Aberdeen and return to Dunfermline
After joining Aberdeen at the start of the 2005–06 season, Crawford returned to Dunfermline in August 2006, despite being a regular starter at Pittodrie and among the top league scorers at the time. He signed a two-year deal with his hometown team but failed to be as productive as he had been in his first spell with Dunfermline, scoring only 8 goals in two seasons. In April 2008, Crawford was told he would not be offered a new contract and was free to find a new club.
Over the course of his career Crawford won 25 caps for Scotland, scoring 4 goals. He made his debut (and scored) in a Kirin Cup tie in 1995, but did not make another appearance until 2001. Crawford played regularly under the management of Berti Vogts.
It was reported in July 2008 that Crawford had turned down a move to the English Championship in favour of continuing his football in Scotland. Crawford signed a two-year-deal with Scottish Second Division side East Fife a few days later. After David Baikie resigned as manager on 14 April 2009, Crawford became caretaker player/manager, and he was given the job on a permanent basis later that month. After just over a year as manager, Crawford resigned as manager of East Fife, but remained with the club as a registered player.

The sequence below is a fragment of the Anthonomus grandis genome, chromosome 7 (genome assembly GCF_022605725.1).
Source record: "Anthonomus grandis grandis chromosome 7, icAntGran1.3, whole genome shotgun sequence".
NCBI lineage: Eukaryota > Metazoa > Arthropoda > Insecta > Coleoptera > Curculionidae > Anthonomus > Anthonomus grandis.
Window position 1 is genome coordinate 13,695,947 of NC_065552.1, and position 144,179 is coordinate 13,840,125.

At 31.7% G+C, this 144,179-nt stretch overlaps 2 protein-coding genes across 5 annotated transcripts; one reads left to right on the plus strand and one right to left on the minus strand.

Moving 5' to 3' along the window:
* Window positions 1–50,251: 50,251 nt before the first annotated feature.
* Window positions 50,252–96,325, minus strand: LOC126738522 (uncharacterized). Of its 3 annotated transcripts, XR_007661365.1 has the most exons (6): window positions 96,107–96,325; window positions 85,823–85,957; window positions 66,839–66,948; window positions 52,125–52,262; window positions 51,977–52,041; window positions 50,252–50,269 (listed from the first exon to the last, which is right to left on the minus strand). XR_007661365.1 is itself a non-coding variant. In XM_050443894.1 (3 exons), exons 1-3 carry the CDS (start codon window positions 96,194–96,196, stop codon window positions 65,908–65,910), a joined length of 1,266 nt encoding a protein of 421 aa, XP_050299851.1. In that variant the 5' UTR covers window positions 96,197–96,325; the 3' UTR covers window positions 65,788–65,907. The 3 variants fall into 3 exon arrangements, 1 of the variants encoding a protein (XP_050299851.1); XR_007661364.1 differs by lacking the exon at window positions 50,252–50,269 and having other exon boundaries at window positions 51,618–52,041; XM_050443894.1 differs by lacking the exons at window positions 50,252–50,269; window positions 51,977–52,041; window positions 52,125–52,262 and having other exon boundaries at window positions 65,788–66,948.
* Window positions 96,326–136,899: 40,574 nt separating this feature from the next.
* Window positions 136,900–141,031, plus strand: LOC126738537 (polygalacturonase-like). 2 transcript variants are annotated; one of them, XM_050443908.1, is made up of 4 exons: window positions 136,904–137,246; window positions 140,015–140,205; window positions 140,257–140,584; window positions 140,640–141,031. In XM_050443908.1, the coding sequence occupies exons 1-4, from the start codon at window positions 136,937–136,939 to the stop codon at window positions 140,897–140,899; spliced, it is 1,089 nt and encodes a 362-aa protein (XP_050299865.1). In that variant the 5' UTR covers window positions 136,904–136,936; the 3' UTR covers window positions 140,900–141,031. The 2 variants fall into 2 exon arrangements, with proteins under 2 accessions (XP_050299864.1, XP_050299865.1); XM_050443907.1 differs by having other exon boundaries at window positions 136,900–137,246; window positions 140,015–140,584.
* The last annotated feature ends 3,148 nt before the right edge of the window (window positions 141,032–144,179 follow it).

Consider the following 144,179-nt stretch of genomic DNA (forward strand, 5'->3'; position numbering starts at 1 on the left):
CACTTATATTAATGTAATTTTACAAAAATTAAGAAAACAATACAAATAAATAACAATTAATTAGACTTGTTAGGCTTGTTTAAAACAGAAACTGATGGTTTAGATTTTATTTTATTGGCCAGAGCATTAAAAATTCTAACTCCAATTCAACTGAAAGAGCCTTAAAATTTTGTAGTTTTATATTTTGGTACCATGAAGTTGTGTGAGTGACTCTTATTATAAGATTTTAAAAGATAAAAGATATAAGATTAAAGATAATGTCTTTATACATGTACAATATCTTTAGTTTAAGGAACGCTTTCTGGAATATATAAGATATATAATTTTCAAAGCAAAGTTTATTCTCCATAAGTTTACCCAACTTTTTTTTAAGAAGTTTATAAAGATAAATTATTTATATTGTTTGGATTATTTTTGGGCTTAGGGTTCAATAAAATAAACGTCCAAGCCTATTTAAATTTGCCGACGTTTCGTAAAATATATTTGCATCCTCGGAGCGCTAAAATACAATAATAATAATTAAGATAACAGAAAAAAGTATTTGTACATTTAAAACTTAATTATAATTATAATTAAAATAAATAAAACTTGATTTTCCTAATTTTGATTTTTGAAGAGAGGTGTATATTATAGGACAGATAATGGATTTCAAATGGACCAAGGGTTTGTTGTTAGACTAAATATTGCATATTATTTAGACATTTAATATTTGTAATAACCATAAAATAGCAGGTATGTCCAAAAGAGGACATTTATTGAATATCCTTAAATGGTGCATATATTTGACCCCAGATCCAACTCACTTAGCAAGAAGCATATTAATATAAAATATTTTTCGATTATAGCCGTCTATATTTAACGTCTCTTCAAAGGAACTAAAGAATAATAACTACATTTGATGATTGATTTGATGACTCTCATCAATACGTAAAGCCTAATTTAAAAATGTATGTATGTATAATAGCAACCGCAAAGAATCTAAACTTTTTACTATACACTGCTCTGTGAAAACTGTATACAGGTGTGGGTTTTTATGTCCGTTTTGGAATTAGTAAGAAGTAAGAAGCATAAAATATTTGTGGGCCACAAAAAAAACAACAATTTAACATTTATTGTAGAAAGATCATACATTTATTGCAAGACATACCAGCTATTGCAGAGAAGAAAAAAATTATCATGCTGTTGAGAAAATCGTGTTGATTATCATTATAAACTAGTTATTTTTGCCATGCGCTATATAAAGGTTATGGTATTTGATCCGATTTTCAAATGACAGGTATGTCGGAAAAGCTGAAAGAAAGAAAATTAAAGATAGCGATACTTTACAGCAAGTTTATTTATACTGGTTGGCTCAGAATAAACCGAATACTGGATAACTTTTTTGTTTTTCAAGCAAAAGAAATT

Crawford was appointed assistant manager of Falkirk in October 2011. He moved to a similar position at Hearts in May 2014, working with Robbie Neilson. Neilson and Crawford both moved to English League One side Milton Keynes Dons in December 2016. They both left MK Dons in January 2018, with the team in 21st place in League One.
- Raith Rovers
- Scottish First Division
- Winner – 1998–99
- Dunfermline Athletic
- Dundee United
- Scottish Cup
- Runner-up – 2004–05
- Scottish First Division Player of the Year
|Scotland national team|
- Scores and results list Scotland's goal tally first.
|1||24 May 1995||Toyama Park Stadium, Toyama||Ecuador||2–1||2–1||Kirin Cup|
|2||15 October 2002||Easter Road, Edinburgh||Canada||1–1||3–1||Friendly match|